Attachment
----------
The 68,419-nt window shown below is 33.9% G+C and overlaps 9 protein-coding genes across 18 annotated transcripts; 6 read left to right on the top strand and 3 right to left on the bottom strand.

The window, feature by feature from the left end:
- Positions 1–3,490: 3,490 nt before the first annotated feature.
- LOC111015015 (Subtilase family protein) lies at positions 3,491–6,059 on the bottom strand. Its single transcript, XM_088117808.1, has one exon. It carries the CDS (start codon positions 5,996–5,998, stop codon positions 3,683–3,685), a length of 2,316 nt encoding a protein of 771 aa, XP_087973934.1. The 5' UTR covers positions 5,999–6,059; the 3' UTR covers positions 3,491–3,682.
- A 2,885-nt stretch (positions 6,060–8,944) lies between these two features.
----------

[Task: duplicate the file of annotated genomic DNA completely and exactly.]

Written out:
The 68,419-nt window shown below is 33.9% G+C and overlaps 9 protein-coding genes across 18 annotated transcripts; 6 read left to right on the top strand and 3 right to left on the bottom strand.

The window, feature by feature from the left end:
- Positions 1–3,490: 3,490 nt before the first annotated feature.
- LOC111015015 (Subtilase family protein) lies at positions 3,491–6,059 on the bottom strand. Its single transcript, XM_088117808.1, has one exon. It carries the CDS (start codon positions 5,996–5,998, stop codon positions 3,683–3,685), a length of 2,316 nt encoding a protein of 771 aa, XP_087973934.1. The 5' UTR covers positions 5,999–6,059; the 3' UTR covers positions 3,491–3,682.
- A 2,885-nt stretch (positions 6,060–8,944) lies between these two features.